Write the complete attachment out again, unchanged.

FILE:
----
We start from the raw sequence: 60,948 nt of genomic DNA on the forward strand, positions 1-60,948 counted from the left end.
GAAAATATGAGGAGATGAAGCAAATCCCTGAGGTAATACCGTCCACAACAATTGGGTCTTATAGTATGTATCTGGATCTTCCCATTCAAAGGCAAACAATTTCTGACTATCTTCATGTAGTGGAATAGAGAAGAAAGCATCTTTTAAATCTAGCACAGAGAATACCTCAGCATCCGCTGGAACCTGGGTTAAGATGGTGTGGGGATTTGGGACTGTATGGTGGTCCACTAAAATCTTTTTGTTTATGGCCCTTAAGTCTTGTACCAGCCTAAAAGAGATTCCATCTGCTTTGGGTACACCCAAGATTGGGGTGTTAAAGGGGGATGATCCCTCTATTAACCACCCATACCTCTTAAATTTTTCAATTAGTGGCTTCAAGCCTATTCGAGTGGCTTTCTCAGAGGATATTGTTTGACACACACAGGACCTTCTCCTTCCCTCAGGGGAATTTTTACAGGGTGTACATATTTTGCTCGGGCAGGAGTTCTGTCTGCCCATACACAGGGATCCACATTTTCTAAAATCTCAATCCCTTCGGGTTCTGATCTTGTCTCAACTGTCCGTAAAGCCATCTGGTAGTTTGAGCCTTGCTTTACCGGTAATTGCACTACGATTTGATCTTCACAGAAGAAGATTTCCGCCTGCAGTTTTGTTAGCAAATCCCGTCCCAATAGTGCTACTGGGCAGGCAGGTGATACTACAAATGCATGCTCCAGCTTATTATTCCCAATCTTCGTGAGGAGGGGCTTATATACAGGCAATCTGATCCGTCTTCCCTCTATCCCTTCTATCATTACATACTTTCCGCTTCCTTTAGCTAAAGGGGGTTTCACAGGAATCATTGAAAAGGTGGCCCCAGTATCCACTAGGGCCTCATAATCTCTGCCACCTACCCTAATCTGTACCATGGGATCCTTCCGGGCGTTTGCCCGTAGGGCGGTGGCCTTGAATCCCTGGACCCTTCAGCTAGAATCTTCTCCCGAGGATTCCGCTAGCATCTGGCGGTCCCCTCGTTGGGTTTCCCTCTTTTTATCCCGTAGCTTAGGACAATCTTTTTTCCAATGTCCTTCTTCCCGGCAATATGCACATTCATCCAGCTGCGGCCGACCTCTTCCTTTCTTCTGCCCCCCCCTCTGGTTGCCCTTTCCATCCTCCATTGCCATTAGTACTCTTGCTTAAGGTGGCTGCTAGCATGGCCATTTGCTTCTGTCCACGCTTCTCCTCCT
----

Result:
We start from the raw sequence: 60,948 nt of genomic DNA on the forward strand, positions 1-60,948 counted from the left end.
GAAAATATGAGGAGATGAAGCAAATCCCTGAGGTAATACCGTCCACAACAATTGGGTCTTATAGTATGTATCTGGATCTTCCCATTCAAAGGCAAACAATTTCTGACTATCTTCATGTAGTGGAATAGAGAAGAAAGCATCTTTTAAATCTAGCACAGAGAATACCTCAGCATCCGCTGGAACCTGGGTTAAGATGGTGTGGGGATTTGGGACTGTATGGTGGTCCACTAAAATCTTTTTGTTTATGGCCCTTAAGTCTTGTACCAGCCTAAAAGAGATTCCATCTGCTTTGGGTACACCCAAGATTGGGGTGTTAAAGGGGGATGATCCCTCTATTAACCACCCATACCTCTTAAATTTTTCAATTAGTGGCTTCAAGCCTATTCGAGTGGCTTTCTCAGAGGATATTGTTTGACACACACAGGACCTTCTCCTTCCCTCAGGGGAATTTTTACAGGGTGTACATATTTTGCTCGGGCAGGAGTTCTGTCTGCCCATACACAGGGATCCACATTTTCTAAAATCTCAATCCCTTCGGGTTCTGATCTTGTCTCAACTGTCCGTAAAGCCATCTGGTAGTTTGAGCCTTGCTTTACCGGTAATTGCACTACGATTTGATCTTCACAGAAGAAGATTTCCGCCTGCAGTTTTGTTAGCAAATCCCGTCCCAATAGTGCTACTGGGCAGGCAGGTGATACTACAAATGCATGCTCCAGCTTATTATTCCCAATCTTCGTGAGGAGGGGCTTATATACAGGCAATCTGATCCGTCTTCCCTCTATCCCTTCTATCATTACATACTTTCCGCTTCCTTTAGCTAAAGGGGGTTTCACAGGAATCATTGAAAAGGTGGCCCCAGTATCCACTAGGGCCTCATAATCTCTGCCACCTACCCTAATCTGTACCATGGGATCCTTCCGGGCGTTTGCCCGTAGGGCGGTGGCCTTGAATCCCTGGACCCTTCAGCTAGAATCTTCTCCCGAGGATTCCGCTAGCATCTGGCGGTCCCCTCGTTGGGTTTCCCTCTTTTTATCCCGTAGCTTAGGACAATCTTTTTTCCAATGTCCTTCTTCCCGGCAATATGCACATTCATCCAGCTGCGGCCGACCTCTTCCTTTCTTCTGCCCCCCCCTCTGGTTGCCCTTTCCATCCTCCATTGCCATTAGTACTCTTGCTTAAGGTGGCTGCTAGCATGGCCATTTGCTTCTGTCCACGCTTCTCCTCCT